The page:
Oh defeated Haby Niare of France 13-12 in a spectacular, action-packed final for her first Olympic title.
South Korea has never missed the podium in the women's -67kg since taekwondo became a medal sport in 2000: four golds and one bronze.
Oh, the 2015 world champion in the -73kg, was making her Olympic debut.
|Oh Hye-ri after realizing her victory on Friday. (Yonhap)|
Oh's was South Korea's fourth medal after three days of competition, and second gold after Kim So-hui's title in the women's -49kg.
Oh defeated Melissa Pagnotta of Canada 9-3 in the round of 16, and then Chuang Chia-Chia of Chinese Taipei 21-9 in the quarterfinals.
In the semifinals, Oh got past Farida Azizova of Azerbaijan 6-5 to set up a meeting with the world No. 1 from France.
Niare took the early 3-0 lead with a successful kick to the head. After the French woman added another point, Oh got three points back with a turning kick. She then added six points in the blink of an eye with consecutive kicks to the head.
The two fighters, clearly at the top of their game in the biggest moment, really duked it out over the final stretch. When the dust settled, Oh emerged victorious by the narrowest of margins.
"I still can't believe what happened; I am glad I don't have to fight another match," Oh said with a smile, with sweat still dripping down her face. "I'd like to say everything was perfect today."
She finally made her Olympic debut this year in her third try. In the national team trials for the 2008 Beijing Games, she lost out to Hwang Kyung-seon, the eventual gold medalist. Oh graciously served as Hwang's training partner.
Before the trials for the 2012 London Olympics, Oh suffered a thigh injury, as Hwang again got the nod and defended her gold medal.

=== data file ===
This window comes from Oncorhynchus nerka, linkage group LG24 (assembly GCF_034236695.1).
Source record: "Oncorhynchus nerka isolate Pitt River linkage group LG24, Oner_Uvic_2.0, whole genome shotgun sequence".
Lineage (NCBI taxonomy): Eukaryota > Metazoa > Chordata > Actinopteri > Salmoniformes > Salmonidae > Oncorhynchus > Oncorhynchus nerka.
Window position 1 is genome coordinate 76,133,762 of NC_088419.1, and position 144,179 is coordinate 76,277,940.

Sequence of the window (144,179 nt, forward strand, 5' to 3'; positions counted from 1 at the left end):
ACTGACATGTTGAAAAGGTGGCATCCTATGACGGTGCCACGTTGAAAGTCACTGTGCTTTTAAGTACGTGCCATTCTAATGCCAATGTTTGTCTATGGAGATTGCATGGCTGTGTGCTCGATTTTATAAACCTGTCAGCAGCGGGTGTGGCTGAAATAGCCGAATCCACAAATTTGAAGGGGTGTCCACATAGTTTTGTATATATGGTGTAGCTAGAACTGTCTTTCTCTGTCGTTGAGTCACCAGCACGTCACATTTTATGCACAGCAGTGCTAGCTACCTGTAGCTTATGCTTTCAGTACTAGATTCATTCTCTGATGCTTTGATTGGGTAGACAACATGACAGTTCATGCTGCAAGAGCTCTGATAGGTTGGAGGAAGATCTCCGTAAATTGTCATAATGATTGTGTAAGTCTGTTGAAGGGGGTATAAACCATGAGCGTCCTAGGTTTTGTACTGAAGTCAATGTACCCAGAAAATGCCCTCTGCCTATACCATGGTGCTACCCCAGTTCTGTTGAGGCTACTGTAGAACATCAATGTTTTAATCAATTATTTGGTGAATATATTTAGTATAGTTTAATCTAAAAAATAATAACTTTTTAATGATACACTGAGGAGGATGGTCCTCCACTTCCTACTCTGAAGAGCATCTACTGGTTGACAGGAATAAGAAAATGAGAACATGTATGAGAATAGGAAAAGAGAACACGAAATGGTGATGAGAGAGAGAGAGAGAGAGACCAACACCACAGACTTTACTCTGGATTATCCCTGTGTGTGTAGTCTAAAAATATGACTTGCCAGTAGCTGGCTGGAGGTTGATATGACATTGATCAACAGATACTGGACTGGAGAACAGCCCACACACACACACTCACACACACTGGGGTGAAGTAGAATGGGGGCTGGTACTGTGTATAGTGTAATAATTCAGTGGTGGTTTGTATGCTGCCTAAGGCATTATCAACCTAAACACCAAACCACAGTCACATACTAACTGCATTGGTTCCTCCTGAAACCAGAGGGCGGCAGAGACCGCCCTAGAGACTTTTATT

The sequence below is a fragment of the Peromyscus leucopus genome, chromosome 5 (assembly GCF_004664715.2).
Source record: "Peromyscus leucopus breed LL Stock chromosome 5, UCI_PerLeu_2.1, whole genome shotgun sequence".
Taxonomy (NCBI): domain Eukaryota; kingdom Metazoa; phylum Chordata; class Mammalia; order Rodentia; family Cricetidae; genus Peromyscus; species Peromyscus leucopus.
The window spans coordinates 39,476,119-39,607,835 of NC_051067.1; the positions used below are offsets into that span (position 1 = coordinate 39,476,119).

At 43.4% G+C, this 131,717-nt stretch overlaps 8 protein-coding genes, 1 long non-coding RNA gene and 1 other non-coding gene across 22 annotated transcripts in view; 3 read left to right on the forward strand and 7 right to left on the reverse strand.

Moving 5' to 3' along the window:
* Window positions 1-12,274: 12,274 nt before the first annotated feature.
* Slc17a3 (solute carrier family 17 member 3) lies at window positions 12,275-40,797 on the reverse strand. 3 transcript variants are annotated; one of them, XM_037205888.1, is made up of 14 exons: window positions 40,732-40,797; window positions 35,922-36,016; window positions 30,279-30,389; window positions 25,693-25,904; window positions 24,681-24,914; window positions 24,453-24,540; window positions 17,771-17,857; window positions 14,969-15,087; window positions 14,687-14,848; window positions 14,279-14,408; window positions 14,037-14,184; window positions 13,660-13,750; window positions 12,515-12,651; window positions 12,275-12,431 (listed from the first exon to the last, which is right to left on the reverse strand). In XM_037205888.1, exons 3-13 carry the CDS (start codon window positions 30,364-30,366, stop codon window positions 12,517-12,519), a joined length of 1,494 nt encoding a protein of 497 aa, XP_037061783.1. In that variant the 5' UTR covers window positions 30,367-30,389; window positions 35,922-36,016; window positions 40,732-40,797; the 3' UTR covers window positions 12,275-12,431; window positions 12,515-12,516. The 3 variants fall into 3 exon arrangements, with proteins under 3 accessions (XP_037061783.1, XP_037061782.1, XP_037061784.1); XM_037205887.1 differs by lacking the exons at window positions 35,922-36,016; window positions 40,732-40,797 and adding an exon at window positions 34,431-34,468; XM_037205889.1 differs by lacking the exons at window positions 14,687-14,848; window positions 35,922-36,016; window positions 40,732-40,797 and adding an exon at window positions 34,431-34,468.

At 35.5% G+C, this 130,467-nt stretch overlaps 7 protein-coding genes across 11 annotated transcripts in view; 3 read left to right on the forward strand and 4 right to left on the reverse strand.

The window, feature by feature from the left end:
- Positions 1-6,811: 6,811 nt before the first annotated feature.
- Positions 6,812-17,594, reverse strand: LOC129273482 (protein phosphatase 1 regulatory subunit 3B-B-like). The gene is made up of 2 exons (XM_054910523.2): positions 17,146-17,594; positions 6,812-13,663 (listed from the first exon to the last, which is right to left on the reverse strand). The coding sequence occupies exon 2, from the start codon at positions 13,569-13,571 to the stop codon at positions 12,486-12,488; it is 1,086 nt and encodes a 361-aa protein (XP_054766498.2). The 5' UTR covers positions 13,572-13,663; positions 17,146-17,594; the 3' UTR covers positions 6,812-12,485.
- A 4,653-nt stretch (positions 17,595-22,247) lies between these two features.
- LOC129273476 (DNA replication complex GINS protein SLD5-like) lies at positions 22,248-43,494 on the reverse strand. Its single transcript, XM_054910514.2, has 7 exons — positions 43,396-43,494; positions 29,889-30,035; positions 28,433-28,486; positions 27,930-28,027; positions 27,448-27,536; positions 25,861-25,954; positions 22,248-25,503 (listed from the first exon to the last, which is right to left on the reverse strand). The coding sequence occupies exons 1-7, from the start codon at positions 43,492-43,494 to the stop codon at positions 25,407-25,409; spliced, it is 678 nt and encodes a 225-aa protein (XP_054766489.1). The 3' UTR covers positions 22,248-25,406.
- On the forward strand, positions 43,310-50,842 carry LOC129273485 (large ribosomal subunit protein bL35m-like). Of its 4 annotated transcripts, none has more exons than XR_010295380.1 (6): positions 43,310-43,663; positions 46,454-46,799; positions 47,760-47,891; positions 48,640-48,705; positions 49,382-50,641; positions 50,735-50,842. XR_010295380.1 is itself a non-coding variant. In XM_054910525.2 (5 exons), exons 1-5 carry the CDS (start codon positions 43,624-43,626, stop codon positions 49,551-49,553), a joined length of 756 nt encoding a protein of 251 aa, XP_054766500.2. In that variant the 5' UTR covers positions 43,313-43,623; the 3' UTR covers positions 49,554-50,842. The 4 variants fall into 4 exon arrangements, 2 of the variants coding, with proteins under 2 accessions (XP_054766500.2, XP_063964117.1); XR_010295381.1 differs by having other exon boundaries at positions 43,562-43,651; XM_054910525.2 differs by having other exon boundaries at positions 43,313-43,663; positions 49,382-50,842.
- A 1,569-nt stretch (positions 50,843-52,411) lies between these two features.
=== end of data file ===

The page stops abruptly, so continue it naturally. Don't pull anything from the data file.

The third time was the charm for Oh, who said her victory over Niare seemed surreal.
"I've always done the best I could, but I have finished second many times," Oh said. "Today, I gave it my all and the result was fantastic. I've been really happy just getting ready for the Olympics. Everything has been perfect."
Oh also became the oldest South Korean taekwondo medalist, by beating Niare. When told she was the oldest Korean to win a taekwondo medal, Oh said with a smile, "Is that a problem?"
She added the late start to her Olympic career afforded her aproper perspective.
"If I had made the Olympic team at an earlier age, I don't think I would have appreciated this opportunity," she said. "I don't think I have that much time left in the sport. I was just grateful for the opportunity to train. I got to enjoy even the most rigorous workouts."
She said she went back to the drawing board with her coaches to figure out what had gone wrong in the past.
"I felt I was lacking something and that there was a reason I was losing (internationally)." she said. "And I started doing weight training more earnestly. It's been a long day here and I never felt like I was running out of gas. I knew I was prepared."
She is at a point in her career where most others would contemplate retirement. Oh said she was only thinking about Friday's final and nothing else beyond it. She said she will think more about her future on her 24-hour flight back home.
Oh did admit she'd like a chance to compete at the 2018 Asian Games in Jakarta, because she's never been to one.
As for her "second stringer" tag, Oh quipped, "It's what you in the media created. I hope you change it now." (Yonhap)